Congressional Actions Necessitate Professional Tax Preparers

With just over one month until individual income taxes must be filed with the IRS, Congress is yet again considering a last-minute change to tax laws that will only further complicate the preparation of 2009 income tax returns.

Following the earthquake in Chile, the chairman of the House Ways and Means Committee introduced legislation that would allow taxpayers to deduct on their 2009 income tax returns donations made in 2010 for Chilean earthquake relief. Congress took the same action in response to the earthquake that struck Haiti earlier this year.

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A Constitutional Argument For Same-Sex Marriage

Before the vitriol-filled comments begin, let me say that I do not believe that one group’s religious views are a sufficient basis for denying other Americans their civil rights afforded by the U.S. Constitution.

In a San Francisco federal court today (see NPRThe Washington Post), a challenge to the constitutionality of California’s ban on same-sex marriage will be heard by Chief U.S. District Judge Vaughn R. Walker, in a that case focuses on the Equal Protection Clause of the U.S. Constitution.1

The United States Constitution provides the framework from which our civil liberties are derived, yet in the case of same-sex marriage, these rights are ignored and result in the violation of one group’s rights. Opponents argue that marriage is an institution of the church, and thus must be protected, but this argument is at odds with present-day legal realities and simultaneously conflicts with the First Amendment. At an even more basic level, denying one group a right afforded another violates the Fourteenth Amendment.

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  1. As an aside, Judge Walker ruled that proceedings in this case can be posted to YouTube on a daily basis. According to both NPR and The Washington Post, this is the first such instance of court proceedings appearing on Google’s video-sharing service.

My Family Thinks I’m Liberal, But I Disagree

While camping over a holiday weekend last year, a family friend noticed I was wearing an NPR t-shirt I received as an intern at the network back in 2005.

He declared, “NPR, they’re pretty liberal.”

Before I could react, my father retorted, “So is my son.”

Needless to say, my family and I don’t always agree on certain issues. But, to be clear, I don’t consider myself a liberal either. Rather, when pressed, I identify as moderate.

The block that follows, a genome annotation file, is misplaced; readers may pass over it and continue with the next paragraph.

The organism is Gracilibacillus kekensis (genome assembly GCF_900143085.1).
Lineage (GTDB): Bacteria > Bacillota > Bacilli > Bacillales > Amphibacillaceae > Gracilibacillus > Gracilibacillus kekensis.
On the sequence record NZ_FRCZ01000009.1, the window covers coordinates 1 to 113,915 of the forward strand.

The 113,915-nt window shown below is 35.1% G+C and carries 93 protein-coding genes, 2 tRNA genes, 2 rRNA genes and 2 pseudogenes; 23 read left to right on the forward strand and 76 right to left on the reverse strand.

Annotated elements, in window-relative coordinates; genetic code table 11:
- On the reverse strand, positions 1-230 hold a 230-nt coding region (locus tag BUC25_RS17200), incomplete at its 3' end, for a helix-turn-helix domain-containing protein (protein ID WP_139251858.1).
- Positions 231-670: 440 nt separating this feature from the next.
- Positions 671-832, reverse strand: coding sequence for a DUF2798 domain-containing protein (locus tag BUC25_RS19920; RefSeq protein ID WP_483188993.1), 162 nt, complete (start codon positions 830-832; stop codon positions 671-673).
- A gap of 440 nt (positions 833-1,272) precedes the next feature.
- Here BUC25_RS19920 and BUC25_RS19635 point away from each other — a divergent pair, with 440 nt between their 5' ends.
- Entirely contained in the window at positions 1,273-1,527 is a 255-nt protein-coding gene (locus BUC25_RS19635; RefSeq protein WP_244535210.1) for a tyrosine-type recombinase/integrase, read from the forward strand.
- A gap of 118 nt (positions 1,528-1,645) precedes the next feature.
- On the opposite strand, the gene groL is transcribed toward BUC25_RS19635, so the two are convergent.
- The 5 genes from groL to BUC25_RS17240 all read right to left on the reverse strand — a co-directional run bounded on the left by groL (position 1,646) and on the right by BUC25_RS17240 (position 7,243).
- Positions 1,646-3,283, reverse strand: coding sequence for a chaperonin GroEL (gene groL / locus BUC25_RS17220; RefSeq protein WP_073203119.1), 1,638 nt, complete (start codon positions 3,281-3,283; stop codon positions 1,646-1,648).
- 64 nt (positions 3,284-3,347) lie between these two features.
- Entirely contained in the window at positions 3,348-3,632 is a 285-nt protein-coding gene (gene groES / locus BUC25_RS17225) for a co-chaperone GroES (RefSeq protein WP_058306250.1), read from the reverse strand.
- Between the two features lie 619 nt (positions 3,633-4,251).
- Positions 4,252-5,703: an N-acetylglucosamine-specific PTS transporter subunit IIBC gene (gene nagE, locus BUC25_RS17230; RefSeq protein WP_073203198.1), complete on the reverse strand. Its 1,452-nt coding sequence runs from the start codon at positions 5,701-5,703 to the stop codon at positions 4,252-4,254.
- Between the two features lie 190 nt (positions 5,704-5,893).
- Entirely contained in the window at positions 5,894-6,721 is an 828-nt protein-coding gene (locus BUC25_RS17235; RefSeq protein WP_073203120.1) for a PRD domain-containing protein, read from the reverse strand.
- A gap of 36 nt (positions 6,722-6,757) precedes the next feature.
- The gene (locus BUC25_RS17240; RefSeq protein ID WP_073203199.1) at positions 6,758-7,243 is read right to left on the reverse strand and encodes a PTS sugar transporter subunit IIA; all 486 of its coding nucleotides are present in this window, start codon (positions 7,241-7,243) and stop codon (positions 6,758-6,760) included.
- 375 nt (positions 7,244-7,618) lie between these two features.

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Reforming Two Decisions That Led To The Recession

While many decisions made over a number of decades created the circumstances that led to the worst recession since the Great Depression, certain government actions were particularly devastating to the US and world economies. Embodied in the Gramm-Leach-Bliley Act (also known as the Financial Services Modernization Act of 1999), the law made two important changes to the securities regulations enacted in response to the Great Depression.

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Updated FTC Guides Seek To Deny Bloggers’ First Amendment Rights

Recently-released updates to the Federal Trade Commission’s (FTC) “Guides Concerning the Use of Endorsements and Testimonials in Advertising” seek to deny bloggers’ free speech rights by restricting how writers may discuss products or services companies provide for their review. While I favor transparency and honest disclosure wherever conflicts of interest may exist, the FTC’s disparate treatment of old and new media inherently denies new media its First Amendment rights.

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Post Office’s Justification of Monopoly is Outdated

A recent editorial in The Wall Street Journal takes aim at the U.S. Postal Service’s monopoly over first-class and bulk mail. After 200 years as a monopoly, I think the writer is on to something. Then there’s that two-year, $14 billion loss. Indeed, I believe it’s time for change to come to the post office.

For the full editorial, see “US Postal Service Needs to Cut Back and Make Changes,” The Wall Street Journal, August 22, 2009.

General Recommends Releasing Majority of Bagram Detainees

As General Stanley McChrystal, the top commander in Afghanistan, prepares to address Congress on the situation in that country, he was recently presented with a 700-page report on detainee treatment. The report, prepared by Major General Douglas Stone, among other things recommends releasing nearly two-thirds of those individuals being held at Bagram Airfield. Such a move would release approximately 400 individuals, many of whom either are no longer a threat or against whom insufficient evidence exists for prosecution.

General Stone, who oversaw detainee operations in Iraq during 2007 and 2008, was sent to Afghanistan to assess the detainee situation at the behest of General David Petraeus. Given General Stone’s success in Iraq, this assignment is of little surprise. But, considering the vastly different political, social, and legal situations in Afghanistan, the transferability of lessons learned in Iraq is questionable.